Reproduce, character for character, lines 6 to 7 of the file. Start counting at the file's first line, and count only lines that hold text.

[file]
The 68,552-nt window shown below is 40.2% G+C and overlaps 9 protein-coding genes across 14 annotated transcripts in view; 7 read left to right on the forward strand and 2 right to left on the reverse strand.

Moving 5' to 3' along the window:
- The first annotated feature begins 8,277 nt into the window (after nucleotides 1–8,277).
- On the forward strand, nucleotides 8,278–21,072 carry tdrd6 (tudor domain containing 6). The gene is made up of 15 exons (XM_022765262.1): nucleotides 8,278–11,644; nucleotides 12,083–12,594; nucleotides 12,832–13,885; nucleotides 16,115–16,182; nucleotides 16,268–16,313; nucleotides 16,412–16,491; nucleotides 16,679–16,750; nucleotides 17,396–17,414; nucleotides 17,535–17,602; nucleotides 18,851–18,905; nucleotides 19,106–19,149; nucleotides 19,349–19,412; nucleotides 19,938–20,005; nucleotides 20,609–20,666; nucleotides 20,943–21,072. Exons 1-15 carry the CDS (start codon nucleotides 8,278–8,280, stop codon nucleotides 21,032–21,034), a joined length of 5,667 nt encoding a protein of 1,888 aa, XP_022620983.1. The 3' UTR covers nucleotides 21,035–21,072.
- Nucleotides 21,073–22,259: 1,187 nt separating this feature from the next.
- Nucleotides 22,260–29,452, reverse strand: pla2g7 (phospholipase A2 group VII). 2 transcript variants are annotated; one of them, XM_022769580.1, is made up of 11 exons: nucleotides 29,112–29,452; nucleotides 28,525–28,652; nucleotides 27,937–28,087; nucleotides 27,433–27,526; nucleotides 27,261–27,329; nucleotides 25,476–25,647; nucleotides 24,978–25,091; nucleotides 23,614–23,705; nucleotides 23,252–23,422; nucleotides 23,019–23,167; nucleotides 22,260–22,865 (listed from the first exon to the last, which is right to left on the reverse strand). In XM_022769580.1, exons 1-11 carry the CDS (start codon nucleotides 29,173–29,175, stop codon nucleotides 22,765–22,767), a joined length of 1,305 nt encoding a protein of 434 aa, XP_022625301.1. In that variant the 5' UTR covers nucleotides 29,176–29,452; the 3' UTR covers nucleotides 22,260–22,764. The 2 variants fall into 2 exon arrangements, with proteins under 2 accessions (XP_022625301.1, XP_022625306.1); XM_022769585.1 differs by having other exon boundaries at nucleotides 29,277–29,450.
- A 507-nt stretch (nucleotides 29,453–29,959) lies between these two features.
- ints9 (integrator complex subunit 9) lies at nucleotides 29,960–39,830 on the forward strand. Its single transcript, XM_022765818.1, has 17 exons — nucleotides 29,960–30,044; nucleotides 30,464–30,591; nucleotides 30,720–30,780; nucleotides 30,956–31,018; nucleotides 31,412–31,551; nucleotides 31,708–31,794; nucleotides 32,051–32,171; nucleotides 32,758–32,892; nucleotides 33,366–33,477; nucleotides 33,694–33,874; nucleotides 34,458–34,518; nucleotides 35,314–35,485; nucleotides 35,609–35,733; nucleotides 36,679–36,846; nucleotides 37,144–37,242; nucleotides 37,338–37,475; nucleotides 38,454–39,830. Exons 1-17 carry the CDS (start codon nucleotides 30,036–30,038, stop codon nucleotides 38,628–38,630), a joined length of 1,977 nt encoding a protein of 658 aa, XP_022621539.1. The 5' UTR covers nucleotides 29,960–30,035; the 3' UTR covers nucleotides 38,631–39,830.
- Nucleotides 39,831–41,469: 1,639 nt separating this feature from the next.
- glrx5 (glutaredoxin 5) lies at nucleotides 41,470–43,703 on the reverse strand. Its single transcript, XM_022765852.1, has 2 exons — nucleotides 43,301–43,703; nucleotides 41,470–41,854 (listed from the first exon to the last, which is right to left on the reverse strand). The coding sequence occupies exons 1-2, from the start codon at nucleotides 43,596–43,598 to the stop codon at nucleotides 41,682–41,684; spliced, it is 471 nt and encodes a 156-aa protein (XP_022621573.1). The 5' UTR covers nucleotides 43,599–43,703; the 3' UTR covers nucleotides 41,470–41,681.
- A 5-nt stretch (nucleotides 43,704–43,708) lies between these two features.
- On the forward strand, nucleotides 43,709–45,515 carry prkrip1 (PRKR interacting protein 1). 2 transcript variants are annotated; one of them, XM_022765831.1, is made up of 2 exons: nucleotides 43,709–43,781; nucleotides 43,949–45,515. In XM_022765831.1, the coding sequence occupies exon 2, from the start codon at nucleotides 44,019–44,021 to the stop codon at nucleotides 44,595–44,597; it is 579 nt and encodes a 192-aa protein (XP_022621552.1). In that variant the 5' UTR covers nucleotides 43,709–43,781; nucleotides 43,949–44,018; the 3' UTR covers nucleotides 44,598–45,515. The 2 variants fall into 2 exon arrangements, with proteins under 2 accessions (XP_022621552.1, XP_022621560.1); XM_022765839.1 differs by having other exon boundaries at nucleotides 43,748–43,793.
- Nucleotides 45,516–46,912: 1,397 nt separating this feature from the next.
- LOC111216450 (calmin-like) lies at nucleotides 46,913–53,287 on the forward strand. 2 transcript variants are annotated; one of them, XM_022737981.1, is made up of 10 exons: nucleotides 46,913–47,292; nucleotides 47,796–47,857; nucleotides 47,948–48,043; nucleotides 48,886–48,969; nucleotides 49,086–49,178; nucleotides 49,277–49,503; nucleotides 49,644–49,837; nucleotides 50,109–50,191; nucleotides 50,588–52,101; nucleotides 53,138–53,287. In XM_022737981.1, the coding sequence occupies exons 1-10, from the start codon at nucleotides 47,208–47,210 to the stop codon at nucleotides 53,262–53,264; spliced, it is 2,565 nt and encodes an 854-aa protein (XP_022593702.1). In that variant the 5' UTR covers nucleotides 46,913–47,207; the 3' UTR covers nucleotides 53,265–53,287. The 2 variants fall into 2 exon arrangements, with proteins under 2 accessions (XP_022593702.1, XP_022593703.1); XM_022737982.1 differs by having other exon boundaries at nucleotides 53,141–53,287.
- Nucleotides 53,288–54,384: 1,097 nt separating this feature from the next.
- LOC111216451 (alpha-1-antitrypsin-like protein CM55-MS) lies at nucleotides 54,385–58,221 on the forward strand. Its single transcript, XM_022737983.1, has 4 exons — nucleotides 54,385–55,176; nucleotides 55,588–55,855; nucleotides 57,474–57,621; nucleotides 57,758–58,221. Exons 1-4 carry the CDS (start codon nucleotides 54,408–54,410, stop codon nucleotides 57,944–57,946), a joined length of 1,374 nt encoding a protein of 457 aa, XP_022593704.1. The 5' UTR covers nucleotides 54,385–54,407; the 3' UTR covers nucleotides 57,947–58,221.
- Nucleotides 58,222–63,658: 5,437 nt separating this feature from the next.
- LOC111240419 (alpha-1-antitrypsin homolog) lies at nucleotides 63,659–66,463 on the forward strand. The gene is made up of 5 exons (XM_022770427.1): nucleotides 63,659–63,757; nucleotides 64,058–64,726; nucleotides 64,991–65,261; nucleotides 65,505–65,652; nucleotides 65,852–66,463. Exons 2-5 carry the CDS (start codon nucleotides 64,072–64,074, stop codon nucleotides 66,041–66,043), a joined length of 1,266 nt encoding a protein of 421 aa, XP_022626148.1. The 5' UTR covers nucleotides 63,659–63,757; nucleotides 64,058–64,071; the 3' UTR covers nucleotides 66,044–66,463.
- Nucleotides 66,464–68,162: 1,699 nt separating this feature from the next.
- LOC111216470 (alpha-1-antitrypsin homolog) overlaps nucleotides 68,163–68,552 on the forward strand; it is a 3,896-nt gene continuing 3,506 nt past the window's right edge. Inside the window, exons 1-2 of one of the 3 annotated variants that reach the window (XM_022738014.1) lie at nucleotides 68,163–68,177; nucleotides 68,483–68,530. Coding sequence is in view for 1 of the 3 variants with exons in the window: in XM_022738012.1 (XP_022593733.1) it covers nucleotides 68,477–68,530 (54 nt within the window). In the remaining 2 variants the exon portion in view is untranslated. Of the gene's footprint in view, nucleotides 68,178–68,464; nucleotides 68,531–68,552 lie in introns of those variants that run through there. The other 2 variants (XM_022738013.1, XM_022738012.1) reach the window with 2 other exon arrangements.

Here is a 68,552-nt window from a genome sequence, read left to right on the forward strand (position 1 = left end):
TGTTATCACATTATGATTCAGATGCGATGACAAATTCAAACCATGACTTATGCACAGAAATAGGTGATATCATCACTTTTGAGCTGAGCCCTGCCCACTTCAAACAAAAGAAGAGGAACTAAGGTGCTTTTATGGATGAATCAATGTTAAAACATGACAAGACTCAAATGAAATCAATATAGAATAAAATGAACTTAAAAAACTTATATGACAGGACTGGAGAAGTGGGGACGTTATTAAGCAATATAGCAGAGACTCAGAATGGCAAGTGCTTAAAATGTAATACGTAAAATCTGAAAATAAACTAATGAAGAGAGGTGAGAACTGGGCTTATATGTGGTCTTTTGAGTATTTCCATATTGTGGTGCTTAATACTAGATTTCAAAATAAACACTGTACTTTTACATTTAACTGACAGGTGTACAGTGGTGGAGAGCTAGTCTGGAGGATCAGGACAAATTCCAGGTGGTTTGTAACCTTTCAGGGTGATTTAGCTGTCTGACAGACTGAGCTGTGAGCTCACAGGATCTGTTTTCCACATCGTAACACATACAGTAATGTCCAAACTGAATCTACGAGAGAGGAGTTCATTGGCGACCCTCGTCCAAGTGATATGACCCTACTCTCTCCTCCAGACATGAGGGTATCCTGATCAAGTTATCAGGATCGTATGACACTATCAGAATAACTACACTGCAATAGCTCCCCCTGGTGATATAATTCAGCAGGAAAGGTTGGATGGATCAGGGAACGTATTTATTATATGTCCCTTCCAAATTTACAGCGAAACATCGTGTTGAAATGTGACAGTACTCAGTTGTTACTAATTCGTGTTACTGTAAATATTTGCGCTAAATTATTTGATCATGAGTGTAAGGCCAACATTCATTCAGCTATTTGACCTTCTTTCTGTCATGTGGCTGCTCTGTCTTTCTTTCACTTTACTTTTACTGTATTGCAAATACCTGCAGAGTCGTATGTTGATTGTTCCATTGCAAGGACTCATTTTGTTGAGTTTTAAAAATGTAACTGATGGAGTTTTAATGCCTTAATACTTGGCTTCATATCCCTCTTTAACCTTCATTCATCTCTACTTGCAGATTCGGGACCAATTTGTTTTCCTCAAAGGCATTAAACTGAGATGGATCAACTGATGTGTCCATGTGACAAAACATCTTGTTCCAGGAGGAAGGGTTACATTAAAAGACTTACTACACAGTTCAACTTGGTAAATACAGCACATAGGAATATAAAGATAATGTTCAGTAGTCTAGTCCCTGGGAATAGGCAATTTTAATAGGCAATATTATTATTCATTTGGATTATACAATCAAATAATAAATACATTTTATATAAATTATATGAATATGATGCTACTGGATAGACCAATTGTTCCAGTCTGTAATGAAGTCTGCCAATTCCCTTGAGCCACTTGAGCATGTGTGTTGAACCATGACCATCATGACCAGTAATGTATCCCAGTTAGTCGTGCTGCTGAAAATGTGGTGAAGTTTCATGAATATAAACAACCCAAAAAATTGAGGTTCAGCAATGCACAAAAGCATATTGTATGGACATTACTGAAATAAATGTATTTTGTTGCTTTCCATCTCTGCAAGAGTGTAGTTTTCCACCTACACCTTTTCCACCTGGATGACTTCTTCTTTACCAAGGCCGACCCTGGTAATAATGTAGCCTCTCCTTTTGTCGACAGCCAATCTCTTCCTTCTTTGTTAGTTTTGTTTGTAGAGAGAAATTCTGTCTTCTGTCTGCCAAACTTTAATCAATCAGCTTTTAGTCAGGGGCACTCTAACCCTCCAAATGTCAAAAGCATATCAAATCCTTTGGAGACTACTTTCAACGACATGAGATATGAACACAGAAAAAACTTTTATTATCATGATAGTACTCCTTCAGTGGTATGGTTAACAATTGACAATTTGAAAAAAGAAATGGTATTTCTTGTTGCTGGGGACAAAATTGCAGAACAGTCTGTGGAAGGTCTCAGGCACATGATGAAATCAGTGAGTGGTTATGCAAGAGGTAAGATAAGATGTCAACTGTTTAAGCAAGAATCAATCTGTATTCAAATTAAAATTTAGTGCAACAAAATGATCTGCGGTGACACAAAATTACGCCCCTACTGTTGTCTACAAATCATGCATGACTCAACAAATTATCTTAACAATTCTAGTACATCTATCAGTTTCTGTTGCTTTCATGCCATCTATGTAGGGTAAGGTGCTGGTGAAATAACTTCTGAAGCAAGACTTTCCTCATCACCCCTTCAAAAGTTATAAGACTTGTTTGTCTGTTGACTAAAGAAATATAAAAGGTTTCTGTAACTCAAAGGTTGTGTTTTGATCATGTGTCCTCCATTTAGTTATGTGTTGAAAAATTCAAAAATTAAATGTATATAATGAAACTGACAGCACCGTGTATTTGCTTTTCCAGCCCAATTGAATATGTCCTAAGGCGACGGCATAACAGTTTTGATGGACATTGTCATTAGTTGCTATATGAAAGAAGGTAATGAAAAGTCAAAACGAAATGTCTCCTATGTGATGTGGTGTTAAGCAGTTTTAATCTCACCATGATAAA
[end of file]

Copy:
- Nucleotides 22,260–29,452, reverse strand: pla2g7 (phospholipase A2 group VII). 2 transcript variants are annotated; one of them, XM_022769580.1, is made up of 11 exons: nucleotides 29,112–29,452; nucleotides 28,525–28,652; nucleotides 27,937–28,087; nucleotides 27,433–27,526; nucleotides 27,261–27,329; nucleotides 25,476–25,647; nucleotides 24,978–25,091; nucleotides 23,614–23,705; nucleotides 23,252–23,422; nucleotides 23,019–23,167; nucleotides 22,260–22,865 (listed from the first exon to the last, which is right to left on the reverse strand). In XM_022769580.1, exons 1-11 carry the CDS (start codon nucleotides 29,173–29,175, stop codon nucleotides 22,765–22,767), a joined length of 1,305 nt encoding a protein of 434 aa, XP_022625301.1. In that variant the 5' UTR covers nucleotides 29,176–29,452; the 3' UTR covers nucleotides 22,260–22,764. The 2 variants fall into 2 exon arrangements, with proteins under 2 accessions (XP_022625301.1, XP_022625306.1); XM_022769585.1 differs by having other exon boundaries at nucleotides 29,277–29,450.
- A 507-nt stretch (nucleotides 29,453–29,959) lies between these two features.